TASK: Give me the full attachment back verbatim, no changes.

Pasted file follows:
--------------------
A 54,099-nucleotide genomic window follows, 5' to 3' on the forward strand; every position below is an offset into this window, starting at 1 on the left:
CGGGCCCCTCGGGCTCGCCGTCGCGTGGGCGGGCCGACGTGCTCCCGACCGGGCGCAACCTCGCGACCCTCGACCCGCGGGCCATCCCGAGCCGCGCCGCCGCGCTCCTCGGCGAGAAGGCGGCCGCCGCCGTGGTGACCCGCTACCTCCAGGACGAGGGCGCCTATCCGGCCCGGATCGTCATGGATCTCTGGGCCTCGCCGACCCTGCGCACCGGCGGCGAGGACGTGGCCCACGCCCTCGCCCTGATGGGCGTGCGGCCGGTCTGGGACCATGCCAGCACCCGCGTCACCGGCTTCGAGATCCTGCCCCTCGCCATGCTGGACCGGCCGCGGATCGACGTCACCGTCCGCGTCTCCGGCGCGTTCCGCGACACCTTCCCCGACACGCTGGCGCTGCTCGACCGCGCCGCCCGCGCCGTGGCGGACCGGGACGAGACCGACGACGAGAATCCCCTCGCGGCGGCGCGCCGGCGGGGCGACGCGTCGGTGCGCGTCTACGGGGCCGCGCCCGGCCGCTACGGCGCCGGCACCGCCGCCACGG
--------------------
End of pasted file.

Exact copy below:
A 54,099-nucleotide genomic window follows, 5' to 3' on the forward strand; every position below is an offset into this window, starting at 1 on the left:
CGGGCCCCTCGGGCTCGCCGTCGCGTGGGCGGGCCGACGTGCTCCCGACCGGGCGCAACCTCGCGACCCTCGACCCGCGGGCCATCCCGAGCCGCGCCGCCGCGCTCCTCGGCGAGAAGGCGGCCGCCGCCGTGGTGACCCGCTACCTCCAGGACGAGGGCGCCTATCCGGCCCGGATCGTCATGGATCTCTGGGCCTCGCCGACCCTGCGCACCGGCGGCGAGGACGTGGCCCACGCCCTCGCCCTGATGGGCGTGCGGCCGGTCTGGGACCATGCCAGCACCCGCGTCACCGGCTTCGAGATCCTGCCCCTCGCCATGCTGGACCGGCCGCGGATCGACGTCACCGTCCGCGTCTCCGGCGCGTTCCGCGACACCTTCCCCGACACGCTGGCGCTGCTCGACCGCGCCGCCCGCGCCGTGGCGGACCGGGACGAGACCGACGACGAGAATCCCCTCGCGGCGGCGCGCCGGCGGGGCGACGCGTCGGTGCGCGTCTACGGGGCCGCGCCCGGCCGCTACGGCGCCGGCACCGCCGCCACGG